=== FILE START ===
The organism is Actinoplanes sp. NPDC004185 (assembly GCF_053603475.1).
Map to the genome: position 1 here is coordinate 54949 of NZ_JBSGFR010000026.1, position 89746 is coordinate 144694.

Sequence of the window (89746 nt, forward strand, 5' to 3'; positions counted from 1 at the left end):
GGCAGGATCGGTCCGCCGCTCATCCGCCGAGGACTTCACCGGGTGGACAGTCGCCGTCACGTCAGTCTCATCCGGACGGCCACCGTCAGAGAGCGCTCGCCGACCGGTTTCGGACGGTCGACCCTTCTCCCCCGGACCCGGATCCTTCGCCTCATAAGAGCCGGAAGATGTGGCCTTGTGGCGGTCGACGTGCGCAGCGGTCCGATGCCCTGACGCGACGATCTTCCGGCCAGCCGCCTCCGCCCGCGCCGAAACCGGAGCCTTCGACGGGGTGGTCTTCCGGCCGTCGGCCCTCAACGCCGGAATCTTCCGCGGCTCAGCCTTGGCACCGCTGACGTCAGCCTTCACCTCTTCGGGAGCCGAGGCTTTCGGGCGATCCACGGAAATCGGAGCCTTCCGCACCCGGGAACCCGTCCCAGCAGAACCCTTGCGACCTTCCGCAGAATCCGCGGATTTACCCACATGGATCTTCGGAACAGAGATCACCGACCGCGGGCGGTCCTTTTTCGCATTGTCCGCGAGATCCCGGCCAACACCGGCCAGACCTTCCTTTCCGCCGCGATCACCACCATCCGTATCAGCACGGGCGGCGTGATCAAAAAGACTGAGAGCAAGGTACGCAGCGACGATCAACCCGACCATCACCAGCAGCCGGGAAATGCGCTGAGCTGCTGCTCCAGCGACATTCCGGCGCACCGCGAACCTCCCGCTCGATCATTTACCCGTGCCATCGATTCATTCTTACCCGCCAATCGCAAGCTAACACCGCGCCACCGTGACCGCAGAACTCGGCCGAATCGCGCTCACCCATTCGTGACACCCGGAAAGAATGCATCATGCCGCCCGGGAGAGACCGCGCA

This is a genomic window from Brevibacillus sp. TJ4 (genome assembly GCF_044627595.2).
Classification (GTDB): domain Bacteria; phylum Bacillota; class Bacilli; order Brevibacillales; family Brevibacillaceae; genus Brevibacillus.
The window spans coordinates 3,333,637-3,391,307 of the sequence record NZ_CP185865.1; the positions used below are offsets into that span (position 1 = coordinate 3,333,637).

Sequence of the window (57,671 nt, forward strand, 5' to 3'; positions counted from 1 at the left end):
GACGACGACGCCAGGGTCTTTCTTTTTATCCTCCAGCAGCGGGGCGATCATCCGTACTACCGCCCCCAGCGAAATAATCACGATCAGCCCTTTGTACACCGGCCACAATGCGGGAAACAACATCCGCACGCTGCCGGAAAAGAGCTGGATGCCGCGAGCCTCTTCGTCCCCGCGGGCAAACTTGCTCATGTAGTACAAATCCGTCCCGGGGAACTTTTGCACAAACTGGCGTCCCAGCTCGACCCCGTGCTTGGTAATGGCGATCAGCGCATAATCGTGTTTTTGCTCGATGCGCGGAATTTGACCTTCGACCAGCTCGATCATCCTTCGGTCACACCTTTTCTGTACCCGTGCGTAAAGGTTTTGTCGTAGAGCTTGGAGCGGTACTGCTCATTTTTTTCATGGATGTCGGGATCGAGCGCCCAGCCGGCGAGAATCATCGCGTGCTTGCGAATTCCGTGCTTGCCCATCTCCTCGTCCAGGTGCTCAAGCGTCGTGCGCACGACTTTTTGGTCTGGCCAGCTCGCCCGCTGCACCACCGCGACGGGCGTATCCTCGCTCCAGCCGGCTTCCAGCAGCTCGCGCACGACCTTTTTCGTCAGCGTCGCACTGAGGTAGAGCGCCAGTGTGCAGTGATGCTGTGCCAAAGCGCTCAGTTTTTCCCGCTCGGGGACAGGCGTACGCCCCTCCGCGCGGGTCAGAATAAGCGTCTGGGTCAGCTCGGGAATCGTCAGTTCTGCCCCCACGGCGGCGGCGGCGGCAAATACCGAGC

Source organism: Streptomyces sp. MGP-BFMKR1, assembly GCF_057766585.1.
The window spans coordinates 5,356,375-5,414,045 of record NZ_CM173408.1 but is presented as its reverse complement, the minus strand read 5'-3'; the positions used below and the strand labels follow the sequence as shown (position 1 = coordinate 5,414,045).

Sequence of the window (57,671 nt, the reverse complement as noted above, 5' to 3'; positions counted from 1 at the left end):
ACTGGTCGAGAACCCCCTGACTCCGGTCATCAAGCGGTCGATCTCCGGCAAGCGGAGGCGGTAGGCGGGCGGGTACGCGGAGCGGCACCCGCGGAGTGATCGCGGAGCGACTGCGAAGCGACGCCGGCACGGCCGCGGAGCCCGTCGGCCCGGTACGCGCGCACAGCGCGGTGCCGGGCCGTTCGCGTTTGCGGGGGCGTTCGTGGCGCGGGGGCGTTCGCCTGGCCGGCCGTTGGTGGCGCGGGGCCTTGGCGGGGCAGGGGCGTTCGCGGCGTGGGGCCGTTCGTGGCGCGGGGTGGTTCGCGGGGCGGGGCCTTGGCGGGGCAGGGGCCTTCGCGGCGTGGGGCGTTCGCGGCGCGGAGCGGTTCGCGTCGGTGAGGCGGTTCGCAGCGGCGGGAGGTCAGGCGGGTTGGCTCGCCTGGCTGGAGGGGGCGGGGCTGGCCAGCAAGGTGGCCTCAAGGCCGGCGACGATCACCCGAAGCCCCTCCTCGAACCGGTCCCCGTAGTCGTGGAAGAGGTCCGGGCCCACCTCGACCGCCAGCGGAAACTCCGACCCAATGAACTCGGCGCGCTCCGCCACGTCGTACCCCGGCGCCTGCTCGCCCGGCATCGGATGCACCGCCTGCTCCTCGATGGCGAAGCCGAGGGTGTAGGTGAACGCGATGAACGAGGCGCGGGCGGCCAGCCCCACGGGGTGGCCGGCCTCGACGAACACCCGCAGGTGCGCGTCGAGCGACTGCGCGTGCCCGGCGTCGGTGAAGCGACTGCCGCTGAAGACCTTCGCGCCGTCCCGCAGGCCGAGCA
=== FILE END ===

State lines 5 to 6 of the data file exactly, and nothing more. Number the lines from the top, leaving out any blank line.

This is a genomic window from Brevibacillus sp. TJ4 (genome assembly GCF_044627595.2).
Classification (GTDB): domain Bacteria; phylum Bacillota; class Bacilli; order Brevibacillales; family Brevibacillaceae; genus Brevibacillus.